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This is particularly likely to happen when we see something that fits the 'baby schema'—large, wide-set eyes, round cheeks and small chins. It doesn't matter if it's not actually a human baby, or even a real animal. We think cartoons are cute if they fit this schema, we can feel this about stuffed animals, and Google designed its first self-driving car to fit this format so that we would be less scared of the new technology.

In the cute-aggression research, the authors propose that because this cuteness creates in us such strong, positive feelings, our brains are overwhelmed by an expression of care, which the brain tries to counteract with an expression of aggression. This happens because humans sometimes have 'dimorphous displays': we don't always respond to things with a single emotion, but with two emotions simultaneously. And these can consist of both positive and negative emotions that are all muddled up.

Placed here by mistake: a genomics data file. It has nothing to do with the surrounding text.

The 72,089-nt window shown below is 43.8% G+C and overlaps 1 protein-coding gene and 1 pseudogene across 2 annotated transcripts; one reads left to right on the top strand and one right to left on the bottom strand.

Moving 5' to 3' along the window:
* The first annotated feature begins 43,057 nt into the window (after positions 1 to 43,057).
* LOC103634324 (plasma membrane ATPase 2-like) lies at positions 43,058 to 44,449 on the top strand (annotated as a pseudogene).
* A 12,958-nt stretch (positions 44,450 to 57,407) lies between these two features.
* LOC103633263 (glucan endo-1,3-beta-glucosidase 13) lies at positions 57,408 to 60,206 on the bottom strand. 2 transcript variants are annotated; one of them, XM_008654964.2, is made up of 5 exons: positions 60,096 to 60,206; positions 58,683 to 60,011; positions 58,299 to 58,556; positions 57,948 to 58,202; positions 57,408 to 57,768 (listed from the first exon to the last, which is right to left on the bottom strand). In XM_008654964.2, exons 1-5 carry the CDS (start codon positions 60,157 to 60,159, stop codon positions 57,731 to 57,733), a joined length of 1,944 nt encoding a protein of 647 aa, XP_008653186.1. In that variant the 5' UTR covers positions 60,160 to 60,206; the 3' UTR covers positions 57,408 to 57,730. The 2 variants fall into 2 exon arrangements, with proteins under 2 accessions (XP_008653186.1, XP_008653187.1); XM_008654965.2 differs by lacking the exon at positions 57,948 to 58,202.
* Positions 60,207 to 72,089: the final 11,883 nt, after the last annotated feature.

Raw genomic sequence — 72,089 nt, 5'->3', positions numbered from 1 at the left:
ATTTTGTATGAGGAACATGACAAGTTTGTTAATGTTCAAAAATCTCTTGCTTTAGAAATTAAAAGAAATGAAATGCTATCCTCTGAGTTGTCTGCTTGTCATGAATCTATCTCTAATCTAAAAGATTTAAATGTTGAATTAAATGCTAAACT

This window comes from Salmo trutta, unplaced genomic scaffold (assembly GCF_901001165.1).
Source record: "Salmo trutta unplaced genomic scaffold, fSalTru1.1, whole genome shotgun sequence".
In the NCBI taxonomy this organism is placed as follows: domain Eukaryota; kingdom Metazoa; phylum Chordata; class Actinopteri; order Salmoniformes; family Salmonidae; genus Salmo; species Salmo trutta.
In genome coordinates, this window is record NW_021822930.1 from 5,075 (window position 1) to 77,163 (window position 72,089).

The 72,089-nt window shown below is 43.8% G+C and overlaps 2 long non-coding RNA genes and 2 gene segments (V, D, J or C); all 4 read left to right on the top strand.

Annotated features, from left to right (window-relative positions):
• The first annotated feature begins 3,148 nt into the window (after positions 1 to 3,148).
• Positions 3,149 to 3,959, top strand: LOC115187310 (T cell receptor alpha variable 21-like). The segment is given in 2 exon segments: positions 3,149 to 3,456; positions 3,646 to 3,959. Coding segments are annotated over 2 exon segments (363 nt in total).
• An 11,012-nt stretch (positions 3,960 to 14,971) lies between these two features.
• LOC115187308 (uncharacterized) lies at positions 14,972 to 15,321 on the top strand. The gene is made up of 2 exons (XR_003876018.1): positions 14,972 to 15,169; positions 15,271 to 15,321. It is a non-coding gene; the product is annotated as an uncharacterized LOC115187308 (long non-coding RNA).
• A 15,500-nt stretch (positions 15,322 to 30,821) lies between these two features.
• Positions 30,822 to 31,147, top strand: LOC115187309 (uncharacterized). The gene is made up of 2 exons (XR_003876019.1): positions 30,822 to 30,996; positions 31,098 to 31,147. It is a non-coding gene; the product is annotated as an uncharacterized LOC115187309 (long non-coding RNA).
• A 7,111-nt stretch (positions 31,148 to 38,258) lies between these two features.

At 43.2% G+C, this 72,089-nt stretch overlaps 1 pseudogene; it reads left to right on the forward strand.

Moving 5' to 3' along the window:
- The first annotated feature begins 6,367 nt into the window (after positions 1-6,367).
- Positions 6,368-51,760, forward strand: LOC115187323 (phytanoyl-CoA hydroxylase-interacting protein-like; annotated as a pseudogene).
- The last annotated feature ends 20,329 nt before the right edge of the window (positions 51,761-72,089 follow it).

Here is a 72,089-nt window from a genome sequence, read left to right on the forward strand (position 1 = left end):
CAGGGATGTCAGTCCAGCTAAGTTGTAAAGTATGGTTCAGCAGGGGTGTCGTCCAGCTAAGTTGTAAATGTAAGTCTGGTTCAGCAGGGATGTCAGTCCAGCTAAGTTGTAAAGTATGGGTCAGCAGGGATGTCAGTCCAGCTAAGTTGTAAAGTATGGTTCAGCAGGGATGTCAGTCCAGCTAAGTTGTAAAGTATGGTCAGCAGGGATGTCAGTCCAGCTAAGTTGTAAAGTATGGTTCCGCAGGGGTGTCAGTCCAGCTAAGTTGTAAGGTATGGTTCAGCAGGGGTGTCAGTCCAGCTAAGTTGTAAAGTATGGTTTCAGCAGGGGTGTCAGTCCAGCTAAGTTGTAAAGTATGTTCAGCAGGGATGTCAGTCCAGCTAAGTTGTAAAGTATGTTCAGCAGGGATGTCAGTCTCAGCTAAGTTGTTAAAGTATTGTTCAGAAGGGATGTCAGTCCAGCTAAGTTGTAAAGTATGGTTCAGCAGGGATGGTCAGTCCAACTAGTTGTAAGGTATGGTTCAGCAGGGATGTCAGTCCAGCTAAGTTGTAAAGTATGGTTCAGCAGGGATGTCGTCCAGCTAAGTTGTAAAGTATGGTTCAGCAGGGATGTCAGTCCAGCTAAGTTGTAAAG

Dimorphous emotions happen when we feel so overwhelmed by emotion. Probably to avoid emotional overload that could cause harm to it, the brain throws in a counteracting emotion—like crying when we are really happy, or smiling at a funeral, or wanting to squeeze something we really care about. That means next time you want to squeeze a cute animal, it probably doesn't mean you are sadistic towards cute things, it is more likely to mean that your brain is overloaded and trying not to short-circuit.

Let's tie this back in with evil. Having a tendency to actually hurt fluffy animals or little babies is probably well within many people's conceptualisation of evil. But, loving them so much that your brain has to protect itself from exploding with joy? That probably isn't.

Speaking of aggression towards things we love, a target of mine is my significant other. I like to playfully slap him, squeeze him and annoy him. But at what point does this stop being cute and start being aggressive? Should I be worried? Should he?